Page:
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  1. #1
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    riding in thick fog

    i happened to get off work one night and the fog was super thick - could not see a thing in front of me. i have a planet bike light for the front and a headlamp and the back light is a dinotte.

    does anyone have any tips for riding in thick fog? even the cars were driving 20-30 when it was in a 50mph zone.

  2. #2
    Long Distance Cyclist Machka's Avatar
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    Bright, bright coloured clothing ... hi-vis yellow or orange jersey or jacket preferably with reflective stripes.

    Rear reflector, reflective tape on your mudguards, reflective ankle bands, bright coloured reflective vest.

    You do not want to blend in with the fog, so do not wear dull or dark colours.

    I would probably add one or two more red blinkie lights in the rear, and I would probably attach a bright white or amber blinkie in front.

    And if the fog was really thick, I might be tempted to ride (very cautiously) on the sidewalk. I would NOT normally recommend riding on the sidewalk ... it's illegal in many places, and generally quite dangerous. But in a situation like really thick fog, I might feel the sidewalk was safer. If I rode on the sidewalk, I'd keep my pace down, and would stop, check for any traffic, and walk across every intersection. In other words, I would behave like a pedestrian.

  3. #3
    Senior Member david58's Avatar
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    Fog can be nasty further south here in the valley, and some mornings my ride to work is surreal, almost like I am pedaling in some other dimension. My approach is as follows:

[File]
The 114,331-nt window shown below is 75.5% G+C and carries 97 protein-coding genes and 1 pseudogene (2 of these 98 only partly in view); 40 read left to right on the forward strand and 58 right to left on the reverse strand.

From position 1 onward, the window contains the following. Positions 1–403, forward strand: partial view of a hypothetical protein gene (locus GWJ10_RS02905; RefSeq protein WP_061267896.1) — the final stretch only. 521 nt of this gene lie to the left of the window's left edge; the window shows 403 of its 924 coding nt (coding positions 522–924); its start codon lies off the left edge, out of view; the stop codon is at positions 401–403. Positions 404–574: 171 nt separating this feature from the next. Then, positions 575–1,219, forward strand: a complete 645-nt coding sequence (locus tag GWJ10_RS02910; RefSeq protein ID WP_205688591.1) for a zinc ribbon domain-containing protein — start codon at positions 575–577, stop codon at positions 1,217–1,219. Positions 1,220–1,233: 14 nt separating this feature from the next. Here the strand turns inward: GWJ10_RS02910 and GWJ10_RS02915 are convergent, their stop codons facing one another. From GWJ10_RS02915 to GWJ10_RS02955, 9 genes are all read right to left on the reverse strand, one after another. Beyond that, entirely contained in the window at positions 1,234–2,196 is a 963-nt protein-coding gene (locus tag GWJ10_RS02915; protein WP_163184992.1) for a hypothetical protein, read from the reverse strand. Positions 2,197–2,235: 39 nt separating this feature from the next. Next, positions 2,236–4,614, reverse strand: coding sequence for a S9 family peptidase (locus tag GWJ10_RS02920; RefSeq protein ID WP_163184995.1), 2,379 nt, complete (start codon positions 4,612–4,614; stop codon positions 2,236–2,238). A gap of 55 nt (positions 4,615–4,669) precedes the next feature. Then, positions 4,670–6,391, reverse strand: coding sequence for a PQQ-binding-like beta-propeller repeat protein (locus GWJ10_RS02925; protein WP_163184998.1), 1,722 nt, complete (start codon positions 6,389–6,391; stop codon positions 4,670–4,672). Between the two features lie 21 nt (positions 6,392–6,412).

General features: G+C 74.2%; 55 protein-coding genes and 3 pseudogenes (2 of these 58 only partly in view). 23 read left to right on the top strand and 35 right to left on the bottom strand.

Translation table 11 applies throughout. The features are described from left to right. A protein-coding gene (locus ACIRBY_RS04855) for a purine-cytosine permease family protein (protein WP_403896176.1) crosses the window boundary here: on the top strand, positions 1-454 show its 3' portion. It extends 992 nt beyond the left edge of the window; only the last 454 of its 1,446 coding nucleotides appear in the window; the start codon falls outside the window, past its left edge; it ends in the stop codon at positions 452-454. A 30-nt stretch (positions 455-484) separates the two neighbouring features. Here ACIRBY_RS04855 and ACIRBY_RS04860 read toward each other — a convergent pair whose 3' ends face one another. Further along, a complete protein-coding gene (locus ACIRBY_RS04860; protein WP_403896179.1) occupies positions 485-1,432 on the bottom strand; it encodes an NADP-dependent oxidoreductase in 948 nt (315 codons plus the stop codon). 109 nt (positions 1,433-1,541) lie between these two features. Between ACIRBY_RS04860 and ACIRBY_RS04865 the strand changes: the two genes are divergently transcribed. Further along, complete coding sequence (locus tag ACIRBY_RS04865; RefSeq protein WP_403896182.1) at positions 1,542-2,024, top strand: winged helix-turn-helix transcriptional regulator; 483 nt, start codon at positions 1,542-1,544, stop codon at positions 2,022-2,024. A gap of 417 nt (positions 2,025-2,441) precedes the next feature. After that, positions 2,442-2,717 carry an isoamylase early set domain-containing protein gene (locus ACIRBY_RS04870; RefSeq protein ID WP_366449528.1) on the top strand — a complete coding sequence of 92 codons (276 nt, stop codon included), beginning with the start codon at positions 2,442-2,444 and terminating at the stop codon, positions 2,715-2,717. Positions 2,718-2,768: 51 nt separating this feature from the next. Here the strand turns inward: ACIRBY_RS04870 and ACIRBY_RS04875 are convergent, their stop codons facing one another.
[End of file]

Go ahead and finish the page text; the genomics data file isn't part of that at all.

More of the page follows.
• MagicShine 900 lumen light on the bars
    • Magic Shine 1000 lumen light on the helmet
    • Planet Bike swiveling Blinkey on the back of my helmet, flashing
    • Planet Bike Turboflash on blink on the back
    • Cheapy Fred Meyer checkout lane Chinese blinker, blinking, on the backpack
    • A steady read on the back
    • Lots of reflective tape
    • Nerd reflectors on the spokes

    I will run the two headlights on "Medium", or sometimes will run the helmet light on flash, the jury is still out on that.

    My "foggy" ride is usually in the morning - trying to get to work by 0630 at the latest. That way I have minimized local traffic. I would not willingly ride at night in the fog - too many folks hurrying home from work or wherever - I really notice a difference in driver behavior between the ride early to work than later from work to home. But if it's foggy at go-home time, that's how I have to ride.

    I really don't think you can have too much blink going on in the rear - the more visible you are from the danger direction the better.